ELECTION 2015: Troy steps up for Green Party in the riding

Since announcing her candidacy for the Green Party in the upcoming election, Rossland’s Samantha Troy has literally been run off her feet.

Samantha Troy of Rossland is the Green Party candidate in the upcoming federal election. She has visited the Okanagan several times during the course of her campaign and is scheduled to be at Penticton Secondary School Oct. 13 for a final visit.

Since announcing her candidacy for the Green Party in the upcoming federal election, Rossland’s Samantha Troy has literally been run off her feet.

That’s not because it’s her first shot at public office, but just the sheer size of the South Okanagan-West Kootenay riding which she has been criss-crossing for nearly two weeks.

“It really is a lot of area to cover, but it’s really been great to be able to get out and talk with people about what the local issues are,” said Troy, 46.

Troy decided to run when she learned there was no Green Party candidate for the riding. She liked the Green platform and so decided to fly the party colours in the election.

“With the world as it is, we need to start making some really concrete … choices,” she said. “ I sure like the way Elizabeth May (Green Party leader) has presented herself over her time in parliament, and not too much research to go look up the Green Party platform and go, ‘Wow, that really makes sense, and it’s actually pretty doable.’ And for all those reasons we should have a candidate in this riding, and I can be that candidate.”

Among the main issues she sees for this region is the controversial establishment of a national park.

“I do stand in support of a national park, it definitely falls in line with our Green Party mandate to support biodiversity and there’s no doubt that area is an important ecological area we need to preserve,” said Troy, acknowledging there is valid opposition as well. “I have confidence that by getting all the parties back to the table, that being the federal, provincial and particularly the local First Nations and municipal bodies would go a long ways to hacking out an agreement.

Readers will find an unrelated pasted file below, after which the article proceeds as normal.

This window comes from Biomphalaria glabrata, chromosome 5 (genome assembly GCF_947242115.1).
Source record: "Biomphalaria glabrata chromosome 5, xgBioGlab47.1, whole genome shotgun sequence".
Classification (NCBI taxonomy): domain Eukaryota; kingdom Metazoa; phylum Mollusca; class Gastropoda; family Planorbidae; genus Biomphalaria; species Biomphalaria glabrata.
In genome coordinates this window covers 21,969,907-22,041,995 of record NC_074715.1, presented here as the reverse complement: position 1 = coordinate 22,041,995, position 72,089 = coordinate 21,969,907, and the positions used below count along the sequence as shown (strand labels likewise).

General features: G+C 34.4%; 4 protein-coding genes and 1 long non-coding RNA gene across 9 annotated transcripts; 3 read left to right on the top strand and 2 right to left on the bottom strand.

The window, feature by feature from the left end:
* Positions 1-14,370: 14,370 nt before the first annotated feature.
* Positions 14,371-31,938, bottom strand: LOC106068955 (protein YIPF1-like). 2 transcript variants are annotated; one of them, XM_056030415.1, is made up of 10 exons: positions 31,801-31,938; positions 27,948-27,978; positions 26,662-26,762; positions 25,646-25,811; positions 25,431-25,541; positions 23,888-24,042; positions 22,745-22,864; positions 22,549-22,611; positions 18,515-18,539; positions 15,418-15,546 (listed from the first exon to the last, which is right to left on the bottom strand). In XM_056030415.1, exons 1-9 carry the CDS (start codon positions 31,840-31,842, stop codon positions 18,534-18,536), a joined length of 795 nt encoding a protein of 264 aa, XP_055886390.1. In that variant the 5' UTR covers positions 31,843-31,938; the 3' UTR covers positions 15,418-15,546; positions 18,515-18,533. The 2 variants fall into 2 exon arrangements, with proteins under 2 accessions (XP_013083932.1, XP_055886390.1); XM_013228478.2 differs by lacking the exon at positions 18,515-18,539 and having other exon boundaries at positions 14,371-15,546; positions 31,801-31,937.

“It seems to me if we could get park status that would mean a lot of federal money could be available for that area and that money could be used to, not just be protecting species with park status, but to also to insure that ranch owners, for example, would be compensated and other user groups and rights could be compensated and respected.”

Troy has lived in Rossland since 1996 and has one more visit to the valley scheduled for Oct. 13 when she plans to be at Penticton Secondary School.

A self-professed “outdoor person” when not trying to keep up with her son Zachary on the mountain bike, she is busy in the community on skiing and boarding trips to Red Mountain where she works.

As a teen, Troy also volunteered with a local theatre company in Kamloops and she said a recent stop in Oliver at the Frank Venables Theatre brought all those memories back.

“I learned so much stuff there (Kamloops), and it was a pretty big responsibility,” she said. “It really instilled a good sense of teamwork and being in that theatre (Venables) gave me a lot of flashbacks.”

For Troy, the most important issue this election is changing the election system.

“I think I feel most strongly about working hard with all the parties to get proportional representational voting,” she said.

Moving away from a fossil-fuel-based economy is also important to her.

“I’d really like to see us branching out into more sustainable options, embracing new technology,” said Troy.

— With files from Chelsea Novak/Black Press

 

 

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